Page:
Canadian stocks recover from near record lows to close up 155 points

TORONTO — Global equity markets were mixed Tuesday, as an economic report from China suggested that it was slowing in a key growth area and after U.S. stocks opened lower.

In Toronto, the S&P/TSX composite index moved higher, with the market ending up 155.94 points, or 0.93 per cent, at 16,122.32.

Earlier in the day, the TSX touched 16,177.70, the lowest level for the index since January 2017, ahead of the markets’ scheduled holiday Thursday.

Derek Holt, vice-president of capital markets economics at Scotiabank, said equity markets can be volatile over the long weekend as investors take refuge in safe haven assets.

“By the time this slide will be out, the TSX could be down about 500 points from the high we set on March 5,” he said.

“Given how high we are over that threshold, that implies that if the rally sustains and the TSX is at 16,800 it will likely need a lot more good news in order to make that a more compelling entry point.”

The Canadian dollar also took a hit, trading at an average price of 77.62 cents US, down 0.73 of a US cent.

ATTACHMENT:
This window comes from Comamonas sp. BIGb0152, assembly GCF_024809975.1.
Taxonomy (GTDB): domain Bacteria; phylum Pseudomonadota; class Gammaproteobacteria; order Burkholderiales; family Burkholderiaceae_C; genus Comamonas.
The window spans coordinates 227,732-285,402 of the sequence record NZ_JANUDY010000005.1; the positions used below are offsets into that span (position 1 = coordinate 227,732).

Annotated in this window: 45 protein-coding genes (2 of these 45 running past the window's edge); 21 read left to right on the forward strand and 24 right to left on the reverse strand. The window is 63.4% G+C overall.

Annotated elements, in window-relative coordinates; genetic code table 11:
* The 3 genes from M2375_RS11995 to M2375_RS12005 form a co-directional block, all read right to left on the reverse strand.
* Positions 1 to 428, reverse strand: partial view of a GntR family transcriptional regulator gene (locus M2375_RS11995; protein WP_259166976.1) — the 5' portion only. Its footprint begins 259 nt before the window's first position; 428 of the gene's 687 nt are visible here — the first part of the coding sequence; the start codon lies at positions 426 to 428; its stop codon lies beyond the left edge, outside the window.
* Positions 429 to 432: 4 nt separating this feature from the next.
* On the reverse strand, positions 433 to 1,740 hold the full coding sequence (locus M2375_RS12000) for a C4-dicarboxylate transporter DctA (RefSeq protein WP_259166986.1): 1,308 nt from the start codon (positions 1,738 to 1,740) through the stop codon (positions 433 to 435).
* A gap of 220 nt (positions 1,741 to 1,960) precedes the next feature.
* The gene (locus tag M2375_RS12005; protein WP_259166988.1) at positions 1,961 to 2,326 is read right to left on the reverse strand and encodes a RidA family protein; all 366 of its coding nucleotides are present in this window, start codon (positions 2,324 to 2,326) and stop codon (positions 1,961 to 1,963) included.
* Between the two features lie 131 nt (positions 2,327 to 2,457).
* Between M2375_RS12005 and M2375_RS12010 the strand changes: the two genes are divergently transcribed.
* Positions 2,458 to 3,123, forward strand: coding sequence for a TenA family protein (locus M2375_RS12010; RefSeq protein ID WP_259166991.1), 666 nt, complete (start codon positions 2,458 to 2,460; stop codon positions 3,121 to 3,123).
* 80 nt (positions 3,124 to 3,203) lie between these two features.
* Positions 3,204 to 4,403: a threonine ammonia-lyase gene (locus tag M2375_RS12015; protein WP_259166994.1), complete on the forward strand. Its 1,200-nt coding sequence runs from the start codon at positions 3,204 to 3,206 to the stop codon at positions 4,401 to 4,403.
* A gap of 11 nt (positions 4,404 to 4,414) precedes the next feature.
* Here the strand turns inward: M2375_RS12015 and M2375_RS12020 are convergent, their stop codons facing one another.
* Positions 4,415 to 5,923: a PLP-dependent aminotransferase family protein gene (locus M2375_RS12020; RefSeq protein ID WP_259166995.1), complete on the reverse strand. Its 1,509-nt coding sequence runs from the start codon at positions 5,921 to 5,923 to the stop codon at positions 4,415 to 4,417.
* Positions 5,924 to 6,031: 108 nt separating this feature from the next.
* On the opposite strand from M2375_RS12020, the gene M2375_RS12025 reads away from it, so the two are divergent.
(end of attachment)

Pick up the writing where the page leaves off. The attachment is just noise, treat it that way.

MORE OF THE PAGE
The March inflation rate in China was less than expected at 3.4 per cent, compared with an expected 3.6 per cent and the smallest rise since April 2017.

Holt said the slower-than-expected Chinese inflation rate was adding to uncertainty about the country’s economy ahead of the important annual national congress, where officials will vote on who will be the country’s next top leaders.

“The Chinese policy stance is key for the global economy at large,” he said.

Elsewhere in commodities, oil prices were generally higher, with the March West Texas Intermediate crude contract going up $1.39 to $61.56 a barrel, while the April contract rose $1.29 to $62.32 a barrel.

April natural gas dropped to US$2.50 per mmBTU, while May gold rose US$6.80 to US$1,305.40 an ounce.

Other markets were mixed as the U.S. stock market slipped.

In New York, the Dow Jones industrial average lost 108.18 points to 25,006.92. The S&P 500 index fell 6.95 points to 2,684.12 and the Nasdaq composite index dropped 0.47 points to 7,667.51.

Among leading stock gainers in Canada, Cache was up $1.13, or 46.05 per cent, to $2.90 and First Quantum rose 73 cents, or 4.5 per cent, to $14.90.

Barrick Gold was the biggest decliner, down 69 cents, or 3.2 per cent, to $20.21.

© The Canadian Press

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